As you get older, illness and medical conditions can make it much harder for your body to pump blood around. This can lead to swelling and cramping if it's left unresolved. A good way to increase and improve your circulation is by applying ice or heat to inflamed muscles. Booking a professional massage is another quick-fix way to heal sore muscles. Massage therapy helps to reduce stress and strain on the muscles and promote general relaxation. Stretching each muscle group on a daily basis is a simple way to help with your circulation, and can easily be done at home.
Keep track of your activity
A good way to challenge yourself and measure improvement is to keep track of your fitness. Relatively new to the market, Fit Bits are a similar design to watches and can be worn around your wrist. They cleverly track your heartbeat and workouts and keep record of how far you've travelled. Some of the products give a detailed summary of your workout, and some even come with features such as an alarm clock or integrated Wi-Fi.
Loosen up aching muscles
Foam rollers are great to assist with stretching, and to target specific muscle pain, by rolling the affected area on the roller. It's similar to a massage, but much less intense and a lot cheaper. All you need is an exercise mat and a foam roller. You can purchase both of these things at most sport stores. Note: please consult your doctor for specific advice on pre and post operation exercises. Instructions will vary significantly depending on the type of operation, and other factors such as age and strength.
Sportswear to suit your workout
It's quite common for some of us get stuck with what to wear to the gym, sometimes even to the point where it's a good enough reason not to go. The Damart thermal range proves that you can dress practically and stylishly so you feel confident in yourself whilst exercising.
Damart has over 60 years of experience in the thermals market, and the brand has given a nod towards modernistic and comfortable style with its latest Thermolactyl technology. Damart's thermal options are graded according to how much warmth they give, and you can choose which level is right for you based on the activity you'll be doing on our online guide.
It's completely understandable that some people don't really like the atmosphere of the gym, and feel slightly too intimidated to train in busy public places. It's an easy enough problem to solve though. The best thing to do is to buy a few pieces of fitness equipment (all with different purposes) and set aside a clear area where you can work out at home.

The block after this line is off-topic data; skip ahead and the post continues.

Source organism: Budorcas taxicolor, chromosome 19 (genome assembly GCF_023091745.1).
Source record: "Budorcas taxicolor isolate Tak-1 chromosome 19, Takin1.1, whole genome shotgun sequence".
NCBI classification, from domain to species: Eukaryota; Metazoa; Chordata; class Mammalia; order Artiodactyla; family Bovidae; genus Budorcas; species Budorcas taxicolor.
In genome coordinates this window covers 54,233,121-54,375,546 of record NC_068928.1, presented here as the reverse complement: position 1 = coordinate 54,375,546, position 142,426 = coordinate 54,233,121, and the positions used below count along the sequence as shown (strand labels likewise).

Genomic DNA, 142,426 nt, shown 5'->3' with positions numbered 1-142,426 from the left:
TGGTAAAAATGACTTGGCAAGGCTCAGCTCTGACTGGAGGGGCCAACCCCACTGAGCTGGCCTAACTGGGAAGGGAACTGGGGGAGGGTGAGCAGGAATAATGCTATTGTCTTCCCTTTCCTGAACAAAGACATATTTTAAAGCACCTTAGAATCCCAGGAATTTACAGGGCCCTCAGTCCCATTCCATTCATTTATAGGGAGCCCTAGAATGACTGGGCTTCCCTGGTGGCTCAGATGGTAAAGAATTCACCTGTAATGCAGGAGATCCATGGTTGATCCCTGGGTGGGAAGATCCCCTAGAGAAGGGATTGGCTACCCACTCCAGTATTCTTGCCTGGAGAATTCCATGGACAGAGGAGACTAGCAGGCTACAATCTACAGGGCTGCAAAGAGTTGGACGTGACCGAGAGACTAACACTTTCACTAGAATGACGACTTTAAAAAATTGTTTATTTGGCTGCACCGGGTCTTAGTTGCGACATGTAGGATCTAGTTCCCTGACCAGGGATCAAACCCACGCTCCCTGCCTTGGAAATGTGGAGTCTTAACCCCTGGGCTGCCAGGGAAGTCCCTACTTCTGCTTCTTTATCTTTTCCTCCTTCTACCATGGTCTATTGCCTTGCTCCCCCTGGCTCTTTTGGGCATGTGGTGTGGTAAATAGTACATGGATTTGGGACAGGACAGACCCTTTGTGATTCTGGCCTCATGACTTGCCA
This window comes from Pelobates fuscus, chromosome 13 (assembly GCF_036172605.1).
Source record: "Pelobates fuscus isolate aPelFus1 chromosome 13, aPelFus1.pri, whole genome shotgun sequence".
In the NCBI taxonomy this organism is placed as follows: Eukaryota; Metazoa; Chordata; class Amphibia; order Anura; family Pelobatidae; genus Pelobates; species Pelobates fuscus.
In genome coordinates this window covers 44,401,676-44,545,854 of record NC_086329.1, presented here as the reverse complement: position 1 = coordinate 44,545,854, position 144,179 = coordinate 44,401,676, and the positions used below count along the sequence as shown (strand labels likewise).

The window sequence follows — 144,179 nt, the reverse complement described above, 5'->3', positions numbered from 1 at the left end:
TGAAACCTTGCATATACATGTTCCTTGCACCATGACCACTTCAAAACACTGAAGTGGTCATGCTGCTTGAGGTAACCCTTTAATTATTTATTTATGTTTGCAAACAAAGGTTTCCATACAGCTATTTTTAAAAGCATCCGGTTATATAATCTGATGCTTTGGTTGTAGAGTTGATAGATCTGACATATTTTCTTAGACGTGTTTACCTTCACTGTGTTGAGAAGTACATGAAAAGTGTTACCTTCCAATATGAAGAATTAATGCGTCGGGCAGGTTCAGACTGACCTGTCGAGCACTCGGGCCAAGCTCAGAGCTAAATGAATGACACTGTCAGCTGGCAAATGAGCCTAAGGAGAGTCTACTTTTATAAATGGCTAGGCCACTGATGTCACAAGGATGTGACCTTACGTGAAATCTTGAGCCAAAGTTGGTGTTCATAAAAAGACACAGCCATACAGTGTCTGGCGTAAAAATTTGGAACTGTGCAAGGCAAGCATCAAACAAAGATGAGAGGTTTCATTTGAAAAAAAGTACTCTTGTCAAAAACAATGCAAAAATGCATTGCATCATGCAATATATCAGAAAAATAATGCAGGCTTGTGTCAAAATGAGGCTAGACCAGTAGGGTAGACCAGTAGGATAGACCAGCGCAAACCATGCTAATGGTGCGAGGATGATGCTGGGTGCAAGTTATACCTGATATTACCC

A set of dumbbells is an excellent piece of equipment for practising overhead lifting. You can even lie down and do dumbbell exercises from the comfort of an exercise mat. This is especially useful for those that find it difficult to stand for extended periods of time. Depending on your strength, anything between a 1kg and 5kg dumbbell should be ideal. You can test them out in sports stores to find out which weight works best for you.
A yoga mat is an essential item for a lot of home workouts, and ensures that hard flooring doesn't dig in to your back. For any activity where you need to sit or lie on the floor such as sit-ups or leg raises, you should really use a mat to provide a bit of extra cushioning and comfort. Exercise mats are the perfect accompaniment for yoga and Pilates too.
A kettlebell is a handy little piece of equipment to have to help you get the most out of your workout. First of all, master your squats and deadlifts and once you feel confident doing some basic exercises using solely bodyweight, you can gradually add in a one or two kg kettlebell to make things harder.
Exercise balls are the perfect support to assist weighted workouts, or to use purely bodyweight. Some people find it difficult to lower themselves right to the ground, so you can use an exercise ball to do activities, such as the plank, crunches, pectoral flies and leg extension.
Resistance bands have a similar effect as individual weights, but you can have bands which are different thicknesses, depending on how hard you want to make a specific exercise. The thicker the band, the more resistance it will give you. Try Damart's sit and stretch exerciser with adaptable resistance to tone your arms, legs and shoulders.
Mini pedal exerciser
The mini pedal exerciser is an in-house piece of cardio equipment, that's relatively low cost, and small enough to store away beneath a table or sofa. This mini pedal exerciser from Damart is only £22.00. Use the stepper to train your lower body, and the elastic ropes to train your arms and upper body. As long as you don't mind a bit of multitasking, bicep curls are a simple move that can be done using the stepper and ropes simultaneously.
Exercise isn't the only way to improve how you feel and look; healthy eating and a balanced diet are equally as important.
Use this helpful guide to check whether you're getting as many calories as your body needs, based on how physically active you are:
Females over 50
• Not active - 1600 calories daily
• Partially active -1800 calories daily
• Very active - 2000 calories daily
Males over 50
• Not active - 2000 calories daily
• Partially active - 2200-2400 calories daily
• Very active - 2400-2800 calories daily